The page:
Tuesday, 20 August 2013

No Rules

Henley-on-Thames Triathlon 18.08.13

You know that race weekend is going to go well when it starts like this…


RAC funtimes less than a mile from our house.

Little did I know that this would be only be the tip of the iceberg of our problems come race day.

I was racing at Henley-on-Thames Triathlon as a warm-up for the World Champs in September. The Sprint race was advertised as a 750m river swim, 14.5km lumpy bike and a 5km run, so basically an aquathlon with a short spin in the middle. Perfect. In actual fact, we swam around 650m (unless I was swimming at a pace that would’ve dropped Rebecca Adlington), cycled on a course that the number 80 bus was regularly passing through and the 4km run course was such a shambles it deserves a paragraph of its own (see below).

I went to register on the Saturday afternoon before the race but they’d lost all of the race numbers in the 300s, so that was a waste of time. On race morning, I set my alarm as late as possible for maximum hours of sleep, woke up everyone in Chantal’s house searching every cupboard in the kitchen for a bowl then wolfed down a big bowl of porridge and banana. It was only on my last mouthful that I looked at my watch to check we were still on schedule, when I calculated that in approximately 1hour20minutes the klaxon would go. Facepalm. I’d timed that terribly. I was so used to having a long journey to the race for my breakfast to settle. This porridge was not going to digest in the 10minute drive to Shiplake, no matter how much peppermint tea I drank.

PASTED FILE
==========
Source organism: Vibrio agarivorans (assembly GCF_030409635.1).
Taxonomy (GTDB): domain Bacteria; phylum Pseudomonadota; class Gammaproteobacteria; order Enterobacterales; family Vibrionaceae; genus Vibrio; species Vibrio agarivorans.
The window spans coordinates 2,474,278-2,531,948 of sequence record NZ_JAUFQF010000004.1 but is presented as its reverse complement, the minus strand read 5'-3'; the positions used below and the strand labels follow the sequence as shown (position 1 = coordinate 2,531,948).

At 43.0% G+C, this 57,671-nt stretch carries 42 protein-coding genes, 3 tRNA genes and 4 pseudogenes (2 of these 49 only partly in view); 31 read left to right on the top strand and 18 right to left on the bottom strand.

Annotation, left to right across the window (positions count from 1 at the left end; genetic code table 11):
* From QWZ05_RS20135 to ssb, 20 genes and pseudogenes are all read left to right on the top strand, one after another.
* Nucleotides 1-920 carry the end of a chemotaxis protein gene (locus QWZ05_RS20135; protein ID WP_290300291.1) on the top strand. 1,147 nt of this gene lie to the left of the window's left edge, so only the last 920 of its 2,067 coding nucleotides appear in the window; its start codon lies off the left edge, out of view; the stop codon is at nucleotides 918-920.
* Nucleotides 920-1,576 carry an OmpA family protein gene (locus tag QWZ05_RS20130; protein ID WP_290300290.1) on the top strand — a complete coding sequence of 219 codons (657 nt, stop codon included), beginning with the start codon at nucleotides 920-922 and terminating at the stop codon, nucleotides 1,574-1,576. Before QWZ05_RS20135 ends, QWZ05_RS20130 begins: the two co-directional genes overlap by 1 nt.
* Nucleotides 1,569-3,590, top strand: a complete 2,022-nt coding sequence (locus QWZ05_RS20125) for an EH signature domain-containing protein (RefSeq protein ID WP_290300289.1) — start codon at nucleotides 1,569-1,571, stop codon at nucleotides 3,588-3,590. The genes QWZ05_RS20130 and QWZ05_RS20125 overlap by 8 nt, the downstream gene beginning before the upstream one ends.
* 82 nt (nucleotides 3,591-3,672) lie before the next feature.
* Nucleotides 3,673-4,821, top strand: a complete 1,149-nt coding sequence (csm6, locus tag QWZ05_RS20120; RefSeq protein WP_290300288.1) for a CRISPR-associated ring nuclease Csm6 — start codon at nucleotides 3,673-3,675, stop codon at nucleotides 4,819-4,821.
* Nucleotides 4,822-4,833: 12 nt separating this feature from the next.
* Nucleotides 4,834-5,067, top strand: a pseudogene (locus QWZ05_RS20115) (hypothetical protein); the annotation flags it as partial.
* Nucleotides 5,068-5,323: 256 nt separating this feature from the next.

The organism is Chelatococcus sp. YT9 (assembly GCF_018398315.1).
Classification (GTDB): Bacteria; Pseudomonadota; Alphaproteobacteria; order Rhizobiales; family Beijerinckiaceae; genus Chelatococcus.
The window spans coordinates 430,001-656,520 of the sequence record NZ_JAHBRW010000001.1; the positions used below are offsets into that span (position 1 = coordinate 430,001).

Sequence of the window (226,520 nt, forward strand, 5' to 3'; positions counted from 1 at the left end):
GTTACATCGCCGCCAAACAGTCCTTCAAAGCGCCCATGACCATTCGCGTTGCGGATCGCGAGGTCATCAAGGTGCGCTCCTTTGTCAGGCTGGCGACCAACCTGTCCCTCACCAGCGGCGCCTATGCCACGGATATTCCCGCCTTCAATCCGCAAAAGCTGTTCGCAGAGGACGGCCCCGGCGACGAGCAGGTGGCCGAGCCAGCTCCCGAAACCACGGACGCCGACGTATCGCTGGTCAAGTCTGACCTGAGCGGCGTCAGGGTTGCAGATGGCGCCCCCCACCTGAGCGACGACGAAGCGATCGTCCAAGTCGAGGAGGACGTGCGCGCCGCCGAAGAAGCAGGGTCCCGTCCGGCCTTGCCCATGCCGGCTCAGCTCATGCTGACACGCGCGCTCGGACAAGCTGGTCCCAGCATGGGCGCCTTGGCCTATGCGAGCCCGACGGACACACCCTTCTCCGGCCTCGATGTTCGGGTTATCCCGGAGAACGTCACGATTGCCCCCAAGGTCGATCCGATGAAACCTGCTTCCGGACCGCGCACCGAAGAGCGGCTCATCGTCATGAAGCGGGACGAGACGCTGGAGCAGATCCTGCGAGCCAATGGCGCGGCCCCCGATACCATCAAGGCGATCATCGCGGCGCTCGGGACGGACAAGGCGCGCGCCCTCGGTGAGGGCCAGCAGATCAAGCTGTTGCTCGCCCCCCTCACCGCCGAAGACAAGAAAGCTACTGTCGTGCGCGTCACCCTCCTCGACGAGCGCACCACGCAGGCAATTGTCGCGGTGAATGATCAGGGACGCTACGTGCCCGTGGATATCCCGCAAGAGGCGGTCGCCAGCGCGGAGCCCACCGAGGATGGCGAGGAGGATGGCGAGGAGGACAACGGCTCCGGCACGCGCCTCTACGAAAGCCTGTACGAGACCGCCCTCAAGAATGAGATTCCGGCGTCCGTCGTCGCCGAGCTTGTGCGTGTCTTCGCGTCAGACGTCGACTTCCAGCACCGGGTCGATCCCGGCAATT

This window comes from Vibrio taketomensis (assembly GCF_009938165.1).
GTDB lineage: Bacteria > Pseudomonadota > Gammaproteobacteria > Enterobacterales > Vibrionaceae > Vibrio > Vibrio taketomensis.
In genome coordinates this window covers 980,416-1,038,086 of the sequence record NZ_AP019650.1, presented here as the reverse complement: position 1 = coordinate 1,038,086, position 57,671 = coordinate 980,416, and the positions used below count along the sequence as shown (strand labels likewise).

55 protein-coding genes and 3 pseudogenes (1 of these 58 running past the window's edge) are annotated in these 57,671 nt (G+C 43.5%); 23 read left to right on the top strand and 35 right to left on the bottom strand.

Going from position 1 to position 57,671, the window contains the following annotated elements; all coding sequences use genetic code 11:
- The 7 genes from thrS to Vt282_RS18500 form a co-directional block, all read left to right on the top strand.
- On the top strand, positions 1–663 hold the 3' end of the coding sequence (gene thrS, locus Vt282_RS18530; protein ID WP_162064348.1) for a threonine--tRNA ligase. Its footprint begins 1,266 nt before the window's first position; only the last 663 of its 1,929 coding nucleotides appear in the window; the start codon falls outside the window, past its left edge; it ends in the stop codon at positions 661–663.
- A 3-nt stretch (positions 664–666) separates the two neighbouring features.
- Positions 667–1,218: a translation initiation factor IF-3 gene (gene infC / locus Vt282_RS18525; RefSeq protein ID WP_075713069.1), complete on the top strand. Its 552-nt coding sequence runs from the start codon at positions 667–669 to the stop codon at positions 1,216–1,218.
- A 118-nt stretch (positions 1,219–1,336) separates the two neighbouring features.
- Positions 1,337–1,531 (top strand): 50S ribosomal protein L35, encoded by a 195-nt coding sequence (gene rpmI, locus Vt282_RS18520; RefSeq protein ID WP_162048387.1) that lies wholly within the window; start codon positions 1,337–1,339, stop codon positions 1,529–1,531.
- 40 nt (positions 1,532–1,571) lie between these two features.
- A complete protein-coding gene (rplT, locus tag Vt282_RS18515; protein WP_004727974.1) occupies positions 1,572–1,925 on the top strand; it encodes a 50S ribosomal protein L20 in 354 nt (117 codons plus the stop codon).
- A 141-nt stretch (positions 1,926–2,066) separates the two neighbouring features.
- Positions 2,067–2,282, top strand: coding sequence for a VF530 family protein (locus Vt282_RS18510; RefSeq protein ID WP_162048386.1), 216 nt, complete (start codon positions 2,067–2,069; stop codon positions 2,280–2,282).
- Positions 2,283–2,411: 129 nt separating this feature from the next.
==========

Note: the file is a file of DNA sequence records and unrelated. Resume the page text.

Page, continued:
On arrival into Shiplake to some interesting pre-race music blasting from the speaker, transition was already looking full of loud clothing, elastic bands and talcum powder. There were no number markings on the racks in transition, so that was a bit of a free-for-all. I should’ve realised then that there were going to be NO RULES at this event.

Down to the swim start; a 600m wind through some sharp corners, an Hors Categorie hill, some gravelled tarmac and a patch of stones. The only things that were missing from the run back up to T1 were some hot coals, a limbo and a zip wire.

The swim start, normally the most chaotic part of a triathlon, was the smoothest bit of the race. I got into second place quite quickly, overtook the guy in front before the first turn buoy, then extended my lead over him to 20 seconds. Coming back towards the swim exit, I could see a bobbing crowd of yellow hats in the water directly in my path – the organisers had cleverly invited the next wave into the water just as our wave was swimming through. I could see the kayaks were shouting at people to move, which they did, just in time, bar one partially bearded athlete in some familiar goggles – Olllllllli!

Obstacle 1: sea of yellow hats as I lead the swim

Attempting to swim through something resembling this was a challenge.